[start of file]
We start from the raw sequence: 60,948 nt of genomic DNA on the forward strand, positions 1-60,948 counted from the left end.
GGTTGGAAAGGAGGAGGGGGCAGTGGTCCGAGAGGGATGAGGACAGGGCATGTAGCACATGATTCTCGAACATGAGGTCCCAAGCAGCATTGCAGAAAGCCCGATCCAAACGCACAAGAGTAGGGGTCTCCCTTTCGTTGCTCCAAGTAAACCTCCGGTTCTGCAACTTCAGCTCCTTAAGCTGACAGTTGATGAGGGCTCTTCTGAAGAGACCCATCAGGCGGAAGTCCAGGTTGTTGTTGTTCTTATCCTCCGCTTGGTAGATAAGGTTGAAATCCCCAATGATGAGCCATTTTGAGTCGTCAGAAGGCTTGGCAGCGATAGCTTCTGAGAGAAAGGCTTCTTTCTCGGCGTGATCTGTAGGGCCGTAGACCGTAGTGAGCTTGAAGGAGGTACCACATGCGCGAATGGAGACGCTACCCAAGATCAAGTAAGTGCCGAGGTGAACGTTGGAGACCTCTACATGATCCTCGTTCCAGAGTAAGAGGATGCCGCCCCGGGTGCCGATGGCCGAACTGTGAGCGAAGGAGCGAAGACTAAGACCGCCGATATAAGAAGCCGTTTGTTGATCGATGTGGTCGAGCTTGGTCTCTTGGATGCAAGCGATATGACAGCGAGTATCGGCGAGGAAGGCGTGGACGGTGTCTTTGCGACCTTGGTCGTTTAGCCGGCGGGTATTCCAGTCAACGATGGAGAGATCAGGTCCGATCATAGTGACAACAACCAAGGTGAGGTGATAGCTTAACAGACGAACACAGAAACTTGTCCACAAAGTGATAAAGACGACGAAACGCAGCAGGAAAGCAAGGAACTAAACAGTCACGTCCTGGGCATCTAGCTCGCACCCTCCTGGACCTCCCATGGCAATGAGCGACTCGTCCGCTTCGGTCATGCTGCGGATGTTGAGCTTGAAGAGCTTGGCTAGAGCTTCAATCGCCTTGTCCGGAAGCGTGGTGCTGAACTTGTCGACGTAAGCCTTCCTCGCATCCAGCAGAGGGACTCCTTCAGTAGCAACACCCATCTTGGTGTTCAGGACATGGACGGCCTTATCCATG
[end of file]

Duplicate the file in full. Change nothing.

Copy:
We start from the raw sequence: 60,948 nt of genomic DNA on the forward strand, positions 1-60,948 counted from the left end.
GGTTGGAAAGGAGGAGGGGGCAGTGGTCCGAGAGGGATGAGGACAGGGCATGTAGCACATGATTCTCGAACATGAGGTCCCAAGCAGCATTGCAGAAAGCCCGATCCAAACGCACAAGAGTAGGGGTCTCCCTTTCGTTGCTCCAAGTAAACCTCCGGTTCTGCAACTTCAGCTCCTTAAGCTGACAGTTGATGAGGGCTCTTCTGAAGAGACCCATCAGGCGGAAGTCCAGGTTGTTGTTGTTCTTATCCTCCGCTTGGTAGATAAGGTTGAAATCCCCAATGATGAGCCATTTTGAGTCGTCAGAAGGCTTGGCAGCGATAGCTTCTGAGAGAAAGGCTTCTTTCTCGGCGTGATCTGTAGGGCCGTAGACCGTAGTGAGCTTGAAGGAGGTACCACATGCGCGAATGGAGACGCTACCCAAGATCAAGTAAGTGCCGAGGTGAACGTTGGAGACCTCTACATGATCCTCGTTCCAGAGTAAGAGGATGCCGCCCCGGGTGCCGATGGCCGAACTGTGAGCGAAGGAGCGAAGACTAAGACCGCCGATATAAGAAGCCGTTTGTTGATCGATGTGGTCGAGCTTGGTCTCTTGGATGCAAGCGATATGACAGCGAGTATCGGCGAGGAAGGCGTGGACGGTGTCTTTGCGACCTTGGTCGTTTAGCCGGCGGGTATTCCAGTCAACGATGGAGAGATCAGGTCCGATCATAGTGACAACAACCAAGGTGAGGTGATAGCTTAACAGACGAACACAGAAACTTGTCCACAAAGTGATAAAGACGACGAAACGCAGCAGGAAAGCAAGGAACTAAACAGTCACGTCCTGGGCATCTAGCTCGCACCCTCCTGGACCTCCCATGGCAATGAGCGACTCGTCCGCTTCGGTCATGCTGCGGATGTTGAGCTTGAAGAGCTTGGCTAGAGCTTCAATCGCCTTGTCCGGAAGCGTGGTGCTGAACTTGTCGACGTAAGCCTTCCTCGCATCCAGCAGAGGGACTCCTTCAGTAGCAACACCCATCTTGGTGTTCAGGACATGGACGGCCTTATCCATG